Sunday, March 27, 2011

Cuba Cooperates with Seychelles on Hazards of Sea-level Rise

Victoria, Mar 26 (Prensa Latina) Seychelles' President James Michel welcomed a team of Cuban scientists that concluded the first phase of a study on the hazards of sea-level rise and coastal flooding in this island nation of the Indian Ocean.

Headed by Juana Serrano, the group of Cuban experts presented the results of the first stage of the project to President Michel, and discussed with him some preliminary ideas on the outcome of the second phase.

Present at the meeting on Friday at State House were Minister for Home Affairs, Environment, Transport and Energy Joel Morgan, director-general of the Climate and Environmental Services Division Wills Agricole, and Cuban ambassador to Seychelles Maria Aida Nogales.

Work on the one-year project started in September last year, and the Cuban team has been in the country since late February to carry out the next stage, recalled Seychelles Nation newspaper. More >>>

Thursday, March 24, 2011

Sea Level Rise Brings Added Risks to Coastal Nuclear Plants

Power has finally been restored to all the reactors at Fukushima Daiichi nuclear power plant in Japan, nearly two weeks after the facility was ravaged by a 30-foot tsunami, giving Japanese officials new hope they can keep the crisis from spinning further out of control. 
With some of the immediate danger of a complete meltdown on hold and much hazardous work remaining, authorities are only starting to investigate exactly what happened, and what extra safety features might have prevented the disaster.  
They’re not the only ones. In many parts of the world, including the United States, nuclear reactors are often located near the ocean, due to their requirement for abundant supplies of water for cooling purposes. And while tsunamis aren’t a threat everywhere, the sea can pose other challenges. Hurricanes, for example, can push walls of water ahead of them, like the storm surge that did most of the damage to New Orleans when Hurricane Katrina swept through in 2005. In fact, one U.S. nuclear plant has already been dealt a direct hit by a severe hurricane. In 1992, when Category 5 Hurricane Andrew hammered the Turkey Point power plant in southern Miami-Dade County, Fla., its nuclear reactors were unharmed despite extensive damage to other parts of the facility. More >>>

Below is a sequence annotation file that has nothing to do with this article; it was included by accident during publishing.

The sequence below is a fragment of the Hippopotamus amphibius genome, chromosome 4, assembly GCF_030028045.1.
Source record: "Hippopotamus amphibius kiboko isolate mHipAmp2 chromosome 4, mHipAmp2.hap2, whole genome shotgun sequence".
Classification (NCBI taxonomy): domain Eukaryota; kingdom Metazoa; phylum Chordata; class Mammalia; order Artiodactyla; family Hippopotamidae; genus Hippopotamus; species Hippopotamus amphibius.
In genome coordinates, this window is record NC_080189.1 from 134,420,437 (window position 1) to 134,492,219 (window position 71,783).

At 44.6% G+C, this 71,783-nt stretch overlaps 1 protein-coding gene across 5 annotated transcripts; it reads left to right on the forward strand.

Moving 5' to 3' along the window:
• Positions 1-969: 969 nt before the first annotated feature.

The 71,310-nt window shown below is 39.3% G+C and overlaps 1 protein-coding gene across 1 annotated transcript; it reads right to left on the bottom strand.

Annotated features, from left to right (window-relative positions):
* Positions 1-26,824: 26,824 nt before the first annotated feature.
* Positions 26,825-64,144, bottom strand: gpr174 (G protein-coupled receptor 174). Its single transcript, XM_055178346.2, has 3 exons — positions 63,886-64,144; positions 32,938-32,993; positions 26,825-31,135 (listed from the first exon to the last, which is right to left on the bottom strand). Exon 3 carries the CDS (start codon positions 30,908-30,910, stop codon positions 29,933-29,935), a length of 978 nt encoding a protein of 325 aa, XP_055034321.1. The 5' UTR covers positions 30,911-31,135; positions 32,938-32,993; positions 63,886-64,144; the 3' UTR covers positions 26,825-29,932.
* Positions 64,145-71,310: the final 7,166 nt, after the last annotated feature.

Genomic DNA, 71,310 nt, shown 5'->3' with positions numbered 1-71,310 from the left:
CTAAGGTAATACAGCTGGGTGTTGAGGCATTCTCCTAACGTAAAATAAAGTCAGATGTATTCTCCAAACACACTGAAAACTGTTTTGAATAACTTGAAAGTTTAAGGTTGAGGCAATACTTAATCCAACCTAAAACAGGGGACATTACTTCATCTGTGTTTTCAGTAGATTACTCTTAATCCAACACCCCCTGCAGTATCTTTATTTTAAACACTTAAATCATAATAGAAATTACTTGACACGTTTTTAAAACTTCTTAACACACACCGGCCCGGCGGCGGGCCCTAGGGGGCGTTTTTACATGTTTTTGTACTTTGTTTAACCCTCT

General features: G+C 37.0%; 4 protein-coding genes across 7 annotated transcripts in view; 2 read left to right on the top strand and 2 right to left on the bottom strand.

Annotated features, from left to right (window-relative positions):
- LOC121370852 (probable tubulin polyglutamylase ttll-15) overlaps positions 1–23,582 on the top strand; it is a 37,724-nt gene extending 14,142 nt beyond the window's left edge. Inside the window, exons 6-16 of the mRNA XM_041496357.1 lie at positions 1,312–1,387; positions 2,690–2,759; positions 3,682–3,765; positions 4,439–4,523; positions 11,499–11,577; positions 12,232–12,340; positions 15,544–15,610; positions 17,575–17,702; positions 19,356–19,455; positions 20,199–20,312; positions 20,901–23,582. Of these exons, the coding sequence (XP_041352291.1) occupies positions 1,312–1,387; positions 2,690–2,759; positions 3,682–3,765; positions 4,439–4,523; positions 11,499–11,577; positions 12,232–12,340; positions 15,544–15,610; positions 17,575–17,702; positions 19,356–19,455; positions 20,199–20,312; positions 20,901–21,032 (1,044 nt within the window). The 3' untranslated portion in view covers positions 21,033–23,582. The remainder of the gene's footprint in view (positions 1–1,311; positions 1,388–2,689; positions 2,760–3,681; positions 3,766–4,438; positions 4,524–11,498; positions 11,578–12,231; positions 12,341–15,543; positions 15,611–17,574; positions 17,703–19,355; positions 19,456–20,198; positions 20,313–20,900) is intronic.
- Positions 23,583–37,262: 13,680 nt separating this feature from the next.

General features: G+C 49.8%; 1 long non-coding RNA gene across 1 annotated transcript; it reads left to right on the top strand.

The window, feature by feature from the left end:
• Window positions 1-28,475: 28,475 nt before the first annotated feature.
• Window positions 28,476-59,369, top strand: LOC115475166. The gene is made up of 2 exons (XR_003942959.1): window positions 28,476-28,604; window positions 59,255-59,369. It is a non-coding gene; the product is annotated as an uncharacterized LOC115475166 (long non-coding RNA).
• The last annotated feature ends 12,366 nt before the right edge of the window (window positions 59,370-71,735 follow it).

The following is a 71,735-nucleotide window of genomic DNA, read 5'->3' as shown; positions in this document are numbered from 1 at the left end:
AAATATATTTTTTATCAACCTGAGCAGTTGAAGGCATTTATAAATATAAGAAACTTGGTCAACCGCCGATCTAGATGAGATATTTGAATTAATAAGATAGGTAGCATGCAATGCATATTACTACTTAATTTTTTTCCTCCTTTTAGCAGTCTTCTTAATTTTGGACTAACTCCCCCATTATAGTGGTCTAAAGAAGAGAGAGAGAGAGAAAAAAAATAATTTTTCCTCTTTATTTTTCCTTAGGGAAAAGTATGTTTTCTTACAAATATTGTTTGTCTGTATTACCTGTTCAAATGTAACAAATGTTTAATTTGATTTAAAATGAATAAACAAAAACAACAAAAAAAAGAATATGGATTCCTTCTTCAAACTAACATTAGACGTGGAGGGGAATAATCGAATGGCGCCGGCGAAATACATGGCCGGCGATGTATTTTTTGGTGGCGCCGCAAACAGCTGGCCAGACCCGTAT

Tuesday, March 22, 2011

Stern calls for “industrial revolution” to tackle climate change

Nicholas Stern

Lord Nicholas Stern delivered a public lecture at the School on “The Low-Carbon Industrial Revolution” last Thursday, 17th March, as part of the events series, LSE Works. 

Lord Stern is chair of the School’s Grantham Research Institute of Climate Change and the Environment, and author of the Stern Review on Climate Change. He opened the lecture by outlining the magnitude of climate change, which he cited as one of the defining problems facing our generation.

“This isn’t a small probability of something uncomfortable, it’s a high probability of something catastrophic”, Stern said, adding climate change has the potential to cause mass migration and “extended global conflict”.

“High carbon growth is not a serious option”, he argued, as “business as usual will create a situation so horrible that it will halt and reverse human development”.

Stern called for an “industrial revolution”, while condemning sceptics’ arguments as “logically, obviously flawed”.

Michael Jacobs and Gerard Lyons also spoke at the event. Jacobs, a visiting professor at the LSE, reinforced Stern’s statement, saying, “the evidence for climate change is now pretty unequivocal” and “there is absolutely no question given the impact of climate change that we have to go down the low carbon path”.
Both Stern and Jacobs said politics of this issue are unavoidable, which Stern said is problematic given governments tend to be more concerned with getting reelected than making difficult choices regarding the environment. More >>>

Sunday, March 6, 2011

Global warming: February sea ice extent at record low

Arctic sea ice extent in February tied with 2005 for lowest on record since 1979, when satellite measurements began.
Ice covered about 5.54 million square miles of the Arctic area, about half a million square miles below the average.

The sea ice extent was below average in both the Atlantic and Pacific sectors, especially in theLabrador Sea and the Gulf of St. Lawrence, according to the monthly update from the National Snow and Ice Data Center. More >>>